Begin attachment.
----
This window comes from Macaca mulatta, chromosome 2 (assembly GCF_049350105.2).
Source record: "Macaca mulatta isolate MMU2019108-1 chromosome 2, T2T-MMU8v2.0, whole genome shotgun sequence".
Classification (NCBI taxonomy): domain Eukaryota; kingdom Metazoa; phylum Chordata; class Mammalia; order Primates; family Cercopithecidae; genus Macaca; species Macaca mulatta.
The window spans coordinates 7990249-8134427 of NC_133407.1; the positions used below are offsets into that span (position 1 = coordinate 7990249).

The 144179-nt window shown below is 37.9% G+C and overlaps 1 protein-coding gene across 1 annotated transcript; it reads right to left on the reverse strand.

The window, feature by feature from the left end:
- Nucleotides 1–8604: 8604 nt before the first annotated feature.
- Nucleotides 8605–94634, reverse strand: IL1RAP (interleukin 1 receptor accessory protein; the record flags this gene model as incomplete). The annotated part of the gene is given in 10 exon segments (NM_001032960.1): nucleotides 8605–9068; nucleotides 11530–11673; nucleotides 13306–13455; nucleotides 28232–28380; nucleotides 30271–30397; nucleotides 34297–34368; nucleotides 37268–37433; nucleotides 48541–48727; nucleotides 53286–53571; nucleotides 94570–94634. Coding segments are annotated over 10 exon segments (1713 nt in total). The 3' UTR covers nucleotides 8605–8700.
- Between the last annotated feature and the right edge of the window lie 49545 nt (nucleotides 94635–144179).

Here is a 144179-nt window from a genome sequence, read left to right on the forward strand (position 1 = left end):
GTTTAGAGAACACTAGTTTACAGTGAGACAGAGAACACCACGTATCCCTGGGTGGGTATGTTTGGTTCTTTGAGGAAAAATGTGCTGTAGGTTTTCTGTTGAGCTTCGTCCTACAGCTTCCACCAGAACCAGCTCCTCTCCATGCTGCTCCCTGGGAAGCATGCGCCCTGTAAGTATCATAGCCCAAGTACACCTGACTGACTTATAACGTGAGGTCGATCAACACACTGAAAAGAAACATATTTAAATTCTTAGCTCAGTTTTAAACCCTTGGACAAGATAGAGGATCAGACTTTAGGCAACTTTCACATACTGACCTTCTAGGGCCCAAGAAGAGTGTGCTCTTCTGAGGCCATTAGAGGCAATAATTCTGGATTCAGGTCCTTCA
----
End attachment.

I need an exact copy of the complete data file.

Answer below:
This window comes from Macaca mulatta, chromosome 2 (assembly GCF_049350105.2).
Source record: "Macaca mulatta isolate MMU2019108-1 chromosome 2, T2T-MMU8v2.0, whole genome shotgun sequence".
Classification (NCBI taxonomy): domain Eukaryota; kingdom Metazoa; phylum Chordata; class Mammalia; order Primates; family Cercopithecidae; genus Macaca; species Macaca mulatta.
The window spans coordinates 7990249-8134427 of NC_133407.1; the positions used below are offsets into that span (position 1 = coordinate 7990249).

The 144179-nt window shown below is 37.9% G+C and overlaps 1 protein-coding gene across 1 annotated transcript; it reads right to left on the reverse strand.

The window, feature by feature from the left end:
- Nucleotides 1–8604: 8604 nt before the first annotated feature.
- Nucleotides 8605–94634, reverse strand: IL1RAP (interleukin 1 receptor accessory protein; the record flags this gene model as incomplete). The annotated part of the gene is given in 10 exon segments (NM_001032960.1): nucleotides 8605–9068; nucleotides 11530–11673; nucleotides 13306–13455; nucleotides 28232–28380; nucleotides 30271–30397; nucleotides 34297–34368; nucleotides 37268–37433; nucleotides 48541–48727; nucleotides 53286–53571; nucleotides 94570–94634. Coding segments are annotated over 10 exon segments (1713 nt in total). The 3' UTR covers nucleotides 8605–8700.
- Between the last annotated feature and the right edge of the window lie 49545 nt (nucleotides 94635–144179).

Here is a 144179-nt window from a genome sequence, read left to right on the forward strand (position 1 = left end):
GTTTAGAGAACACTAGTTTACAGTGAGACAGAGAACACCACGTATCCCTGGGTGGGTATGTTTGGTTCTTTGAGGAAAAATGTGCTGTAGGTTTTCTGTTGAGCTTCGTCCTACAGCTTCCACCAGAACCAGCTCCTCTCCATGCTGCTCCCTGGGAAGCATGCGCCCTGTAAGTATCATAGCCCAAGTACACCTGACTGACTTATAACGTGAGGTCGATCAACACACTGAAAAGAAACATATTTAAATTCTTAGCTCAGTTTTAAACCCTTGGACAAGATAGAGGATCAGACTTTAGGCAACTTTCACATACTGACCTTCTAGGGCCCAAGAAGAGTGTGCTCTTCTGAGGCCATTAGAGGCAATAATTCTGGATTCAGGTCCTTCA